Tuesday, August 19, 2014

Volunteer View - CDO Nepal

Hello, my name is Heather Coleman and I have been volunteering with CDO Nepal for two weeks now.  I was able to go along with some of the CDO staff to one of their safe motherhood workshops in a remote village in the mountains a few days after I arrived in Nepal.  I could not be of much help since I do not speak Nepali besides the standard ‘Namaste’ and ‘Dhanyabad’, but I am thankful that I was able to observe this event.  Over a hundred women came from places so far away that they had to trek for up to 4 hours on treacherous mountain roads with their children on their backs!  The people are clearly so grateful for the services that CDO extends to them, and they are obviously much needed if these mothers are determined to travel so far just to attend.  The CDO staff, as well as a few people from the government who came along to observe, taught the women proper breast feeding techniques, how to check themselves for cancer, how to avoid uterus prolapsed (fistulas), the importance of receiving proper pre and post natal care, and encouraged women to go to hospitals or local village health posts to deliver their children safely by handing out ‘packets of love’ which include clothing for the mother and child as well as a blanket.

 Much of CDO’s time spent teaching the women is actually designated to encouraging the women to unlearn certain superstitious beliefs without coming across as being disrespectful; many women believe that if you drink alcohol while you are breastfeeding the baby will sleep longer thus allowing the women to spend more time working in the fields.  Another long held traditional belief is that if you cross a stream while pregnant a demon will attack the child which caused many women to avoid traveling to the hospitals or local health posts.  It is relatively easy to provide medical check-ups and nutritional supplements, but the real challenge arises when you have to make slight adjustments to ancient aspects of peoples’ culture.  CDO has been able to make such significant strides in this due to the trust that they established within the communities they work with.  Since the implementation of the safe motherhood programs in the remote villages, there has been an increase of 31.92% in women seeking care from local hospitals and health posts versus relying on traditional healing methods.  This is amazing since the program has only been in place for one year.  This tremendous achievement did not go unnoticed; in recognition of their efforts, they received the Award Certificate for Excellent Service by the District Public Health Office, the local health posts, and the central government of Nepal.  CDO is definitely making waves.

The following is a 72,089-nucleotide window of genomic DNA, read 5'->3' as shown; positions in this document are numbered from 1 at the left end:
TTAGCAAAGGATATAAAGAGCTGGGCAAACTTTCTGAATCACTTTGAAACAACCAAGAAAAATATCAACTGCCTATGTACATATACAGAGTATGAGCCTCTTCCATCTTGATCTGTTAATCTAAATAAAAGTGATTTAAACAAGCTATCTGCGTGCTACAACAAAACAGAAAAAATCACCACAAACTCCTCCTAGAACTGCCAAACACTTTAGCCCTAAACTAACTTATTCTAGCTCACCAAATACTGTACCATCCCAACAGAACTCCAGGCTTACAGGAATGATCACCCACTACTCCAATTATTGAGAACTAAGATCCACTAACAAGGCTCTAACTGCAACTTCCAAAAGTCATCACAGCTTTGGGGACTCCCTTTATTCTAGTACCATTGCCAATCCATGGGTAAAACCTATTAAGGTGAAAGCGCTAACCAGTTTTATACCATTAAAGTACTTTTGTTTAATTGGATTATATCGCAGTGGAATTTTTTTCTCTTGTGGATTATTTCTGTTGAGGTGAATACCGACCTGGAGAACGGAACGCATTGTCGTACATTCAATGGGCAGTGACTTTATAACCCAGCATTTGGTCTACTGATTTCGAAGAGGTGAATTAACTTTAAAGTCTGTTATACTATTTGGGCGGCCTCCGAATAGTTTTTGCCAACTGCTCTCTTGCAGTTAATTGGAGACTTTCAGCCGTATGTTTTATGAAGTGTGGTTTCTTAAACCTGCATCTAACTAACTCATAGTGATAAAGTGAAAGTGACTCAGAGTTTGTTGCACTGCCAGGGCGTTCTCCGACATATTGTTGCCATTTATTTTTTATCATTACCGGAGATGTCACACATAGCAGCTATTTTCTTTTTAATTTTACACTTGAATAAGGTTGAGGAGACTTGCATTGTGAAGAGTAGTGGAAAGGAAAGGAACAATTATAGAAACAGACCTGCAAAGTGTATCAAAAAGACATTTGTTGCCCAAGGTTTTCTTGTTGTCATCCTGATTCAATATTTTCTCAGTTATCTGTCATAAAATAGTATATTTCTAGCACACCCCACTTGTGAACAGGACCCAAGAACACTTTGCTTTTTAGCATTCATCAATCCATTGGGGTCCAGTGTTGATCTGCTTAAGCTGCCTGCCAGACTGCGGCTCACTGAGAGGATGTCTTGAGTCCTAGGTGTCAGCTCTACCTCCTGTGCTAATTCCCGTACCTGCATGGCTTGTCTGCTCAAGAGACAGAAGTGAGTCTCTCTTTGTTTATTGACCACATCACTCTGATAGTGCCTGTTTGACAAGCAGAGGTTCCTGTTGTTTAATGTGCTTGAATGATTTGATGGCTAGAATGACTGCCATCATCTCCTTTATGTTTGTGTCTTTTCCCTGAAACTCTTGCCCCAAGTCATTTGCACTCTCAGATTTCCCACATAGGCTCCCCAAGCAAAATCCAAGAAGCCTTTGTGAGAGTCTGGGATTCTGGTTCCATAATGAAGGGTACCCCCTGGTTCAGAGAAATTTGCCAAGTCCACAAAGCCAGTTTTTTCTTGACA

I was also allowed to tag along to one of their health education and check-up sessions held in a local carpet factory.  Upon entering the factory my heart dropped seeing the conditions these people work under; there was a noticeable haze in the air from all of the fabric and dust particles floating around, rats scurried along the walls, people smoked indoors, the lights were strung up with threads, and spiders monopolized any space above 6’.  There were numerous stains from fires climbing the walls which is not surprising due to the cigarettes and faulty wiring when the floor is littered with fabric scraps and dust.  There were two little girls climbing around the factory - daughters of the workers and did their homework amidst the filth.  The smaller of the two began to cough at one point, and if my eyes were closed I would have thought that such a hoarse noise could only have been produced by a 50 year old smoker.  CDO teaches the workers how to properly care for themselves and dispenses medicine as needed.  It is clear that these communities need CDO’s assistance as well as workplace reforms.

Amidst all of these adventures, we have also organized a small fundraiser!  CDO set up a painting competition between 22 schools of the Lalitpur district and I will be bringing these watercolor paintings back to the United States to display and sell them.   All money raised will be for CDO’s scholarship program which sends underprivileged children of brick factory workers onto a formal education at government schools.  CDO has been able to award these scholarships to a total of 47 children and it only costs an average of $120 per student per year including the cost of school supplies and uniforms.  Since this is so inexpensive in the perspective of the US dollar, I feel that we can make a big difference with this fundraiser for the impoverished children of Nepal.  I would love to see CDO extend these scholarships to more children so that they may break free from the cycle of poverty and have a chance at a better, healthier life.